Are you a high school graduate preparing to apply to colleges? You’re probably wondering what the application process would look like. Many blogs recommend mastering how to write top-notch essays, getting good test scores, obtaining excellent recommendations, and crafting creative descriptions of your extracurriculars. While all these are great, there’s one aspect people often neglect: submitting a supplement material. What are supplemental materials for college? When should you submit supplemental items? We’ll find out in this article.
What is the Purpose of College Supplementary Materials?
One of the first questions students often ask when they first hear about supplemental materials is why they need it, especially considering all the documents they’ll usually need to send alongside.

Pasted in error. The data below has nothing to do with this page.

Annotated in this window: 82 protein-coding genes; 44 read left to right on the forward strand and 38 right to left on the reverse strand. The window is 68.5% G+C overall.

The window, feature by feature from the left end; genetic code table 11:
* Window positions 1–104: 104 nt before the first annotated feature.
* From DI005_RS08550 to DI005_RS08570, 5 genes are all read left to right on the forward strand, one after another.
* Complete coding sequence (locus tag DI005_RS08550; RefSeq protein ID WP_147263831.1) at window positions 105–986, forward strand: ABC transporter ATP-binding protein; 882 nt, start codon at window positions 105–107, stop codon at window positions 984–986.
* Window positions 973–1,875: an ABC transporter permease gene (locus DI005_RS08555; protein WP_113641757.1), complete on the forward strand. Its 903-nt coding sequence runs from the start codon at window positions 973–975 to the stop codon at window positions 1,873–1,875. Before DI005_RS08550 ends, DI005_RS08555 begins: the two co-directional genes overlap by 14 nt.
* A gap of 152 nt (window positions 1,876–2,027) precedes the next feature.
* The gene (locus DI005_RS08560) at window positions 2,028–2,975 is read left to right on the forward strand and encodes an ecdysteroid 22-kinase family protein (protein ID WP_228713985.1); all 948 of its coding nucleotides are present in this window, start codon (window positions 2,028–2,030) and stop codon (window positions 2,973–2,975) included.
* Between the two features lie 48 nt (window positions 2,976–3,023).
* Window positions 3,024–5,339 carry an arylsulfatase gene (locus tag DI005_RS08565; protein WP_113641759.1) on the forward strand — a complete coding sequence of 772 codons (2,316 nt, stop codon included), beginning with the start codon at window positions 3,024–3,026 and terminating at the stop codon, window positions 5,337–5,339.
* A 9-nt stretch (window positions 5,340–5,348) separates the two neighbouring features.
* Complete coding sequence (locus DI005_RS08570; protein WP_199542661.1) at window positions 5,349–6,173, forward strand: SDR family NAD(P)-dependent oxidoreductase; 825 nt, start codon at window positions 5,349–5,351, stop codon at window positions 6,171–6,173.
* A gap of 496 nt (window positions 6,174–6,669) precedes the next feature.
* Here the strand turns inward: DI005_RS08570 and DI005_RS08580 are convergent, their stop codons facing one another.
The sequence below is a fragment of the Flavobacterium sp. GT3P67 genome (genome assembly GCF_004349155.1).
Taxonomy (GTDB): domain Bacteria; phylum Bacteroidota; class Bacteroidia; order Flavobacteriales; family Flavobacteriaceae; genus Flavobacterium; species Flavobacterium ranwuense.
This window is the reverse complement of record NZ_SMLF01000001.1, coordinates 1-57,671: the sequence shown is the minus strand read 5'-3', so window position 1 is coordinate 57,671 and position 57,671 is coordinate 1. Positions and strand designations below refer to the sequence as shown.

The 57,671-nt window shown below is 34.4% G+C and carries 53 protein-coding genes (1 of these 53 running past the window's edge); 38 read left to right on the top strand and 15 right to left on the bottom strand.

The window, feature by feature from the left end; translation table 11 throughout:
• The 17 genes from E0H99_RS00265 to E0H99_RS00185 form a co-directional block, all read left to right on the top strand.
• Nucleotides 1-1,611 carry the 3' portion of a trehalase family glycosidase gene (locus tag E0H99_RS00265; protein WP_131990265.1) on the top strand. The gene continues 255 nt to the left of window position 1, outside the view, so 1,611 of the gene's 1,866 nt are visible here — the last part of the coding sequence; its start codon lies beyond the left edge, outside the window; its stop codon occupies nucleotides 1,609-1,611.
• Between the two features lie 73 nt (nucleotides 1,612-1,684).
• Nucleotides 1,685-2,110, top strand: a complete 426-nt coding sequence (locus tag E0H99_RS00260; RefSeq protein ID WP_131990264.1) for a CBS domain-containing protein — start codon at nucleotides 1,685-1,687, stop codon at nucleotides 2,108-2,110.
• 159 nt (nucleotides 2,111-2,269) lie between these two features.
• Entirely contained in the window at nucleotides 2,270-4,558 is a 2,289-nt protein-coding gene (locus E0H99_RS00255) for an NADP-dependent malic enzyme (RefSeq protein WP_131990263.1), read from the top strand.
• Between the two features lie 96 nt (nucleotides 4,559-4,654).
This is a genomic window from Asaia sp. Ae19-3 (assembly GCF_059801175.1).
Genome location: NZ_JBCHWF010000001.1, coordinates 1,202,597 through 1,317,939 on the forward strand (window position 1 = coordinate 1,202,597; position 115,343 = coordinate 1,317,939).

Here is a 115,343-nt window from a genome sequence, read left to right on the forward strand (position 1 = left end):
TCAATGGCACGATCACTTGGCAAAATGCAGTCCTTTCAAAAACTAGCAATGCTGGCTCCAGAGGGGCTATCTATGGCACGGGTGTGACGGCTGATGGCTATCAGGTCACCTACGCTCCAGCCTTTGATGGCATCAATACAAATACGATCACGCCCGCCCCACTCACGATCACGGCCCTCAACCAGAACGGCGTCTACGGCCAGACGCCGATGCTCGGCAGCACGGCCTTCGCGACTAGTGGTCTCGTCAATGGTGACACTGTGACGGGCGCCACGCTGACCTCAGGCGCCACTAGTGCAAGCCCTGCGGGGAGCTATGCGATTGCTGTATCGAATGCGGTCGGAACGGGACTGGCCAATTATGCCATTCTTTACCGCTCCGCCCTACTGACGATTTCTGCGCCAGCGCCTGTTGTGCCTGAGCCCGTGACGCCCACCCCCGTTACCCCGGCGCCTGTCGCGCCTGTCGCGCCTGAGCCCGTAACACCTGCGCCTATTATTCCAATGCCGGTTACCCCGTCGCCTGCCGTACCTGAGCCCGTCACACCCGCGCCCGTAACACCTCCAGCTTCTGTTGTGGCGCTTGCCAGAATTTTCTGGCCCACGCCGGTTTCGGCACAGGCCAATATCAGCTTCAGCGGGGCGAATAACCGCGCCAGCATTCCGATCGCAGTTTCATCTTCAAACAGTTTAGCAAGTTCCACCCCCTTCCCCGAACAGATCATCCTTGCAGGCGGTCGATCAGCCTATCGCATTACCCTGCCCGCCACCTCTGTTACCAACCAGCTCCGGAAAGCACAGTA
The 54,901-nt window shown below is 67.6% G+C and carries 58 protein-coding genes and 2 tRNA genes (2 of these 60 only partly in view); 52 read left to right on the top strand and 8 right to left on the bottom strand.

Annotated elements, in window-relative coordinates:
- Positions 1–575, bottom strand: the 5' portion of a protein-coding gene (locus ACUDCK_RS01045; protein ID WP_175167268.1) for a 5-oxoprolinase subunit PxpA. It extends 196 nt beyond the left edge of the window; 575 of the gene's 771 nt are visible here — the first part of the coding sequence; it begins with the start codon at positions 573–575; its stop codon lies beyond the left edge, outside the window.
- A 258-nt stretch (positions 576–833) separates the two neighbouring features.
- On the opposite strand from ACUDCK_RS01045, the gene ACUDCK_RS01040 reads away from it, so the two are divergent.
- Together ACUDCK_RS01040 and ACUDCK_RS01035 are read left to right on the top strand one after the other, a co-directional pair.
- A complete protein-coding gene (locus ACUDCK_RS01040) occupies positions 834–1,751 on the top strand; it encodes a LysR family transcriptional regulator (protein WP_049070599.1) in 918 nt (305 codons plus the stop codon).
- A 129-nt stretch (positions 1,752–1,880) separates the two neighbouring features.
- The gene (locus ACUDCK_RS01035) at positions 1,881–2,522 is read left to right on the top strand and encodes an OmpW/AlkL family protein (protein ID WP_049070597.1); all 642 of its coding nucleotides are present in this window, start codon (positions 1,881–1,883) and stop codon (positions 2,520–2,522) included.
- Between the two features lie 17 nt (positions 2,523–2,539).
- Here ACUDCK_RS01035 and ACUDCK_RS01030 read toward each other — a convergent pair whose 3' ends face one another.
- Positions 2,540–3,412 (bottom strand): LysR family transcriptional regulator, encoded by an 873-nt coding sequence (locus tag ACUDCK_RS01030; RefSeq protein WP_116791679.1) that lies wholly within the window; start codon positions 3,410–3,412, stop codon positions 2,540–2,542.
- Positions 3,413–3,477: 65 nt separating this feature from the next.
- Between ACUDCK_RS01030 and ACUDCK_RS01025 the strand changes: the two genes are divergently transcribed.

One of the best ways to understand its need is to look at the supplemental materials meaning itself. As the name implies, supplemental materials are additional content that provides necessary information that may not be captured in your college application essay and resume. Of course, most colleges do not require it as a necessity, but students often still submit it, considering all the numerous benefits it brings to college applications.
However, what is the purpose of submitting supplemental materials? Naturally, you’d want your college application to stand out, especially if you’re an ambitious and high-achieving student. But it’s often hard to know how to set yourself apart for top college admission, especially when most students applying to top colleges boast of excellent test scores, great grades, and numerous extracurriculars. This is where supplemental materials for college applications come into play.
They’re an opportunity to stand out of the crowd and make admission officers notice you. However, supplemental materials differ based on several characteristics, and it’s important to know what makes a good supplemental material before sending any. (More on that in the later parts of this article).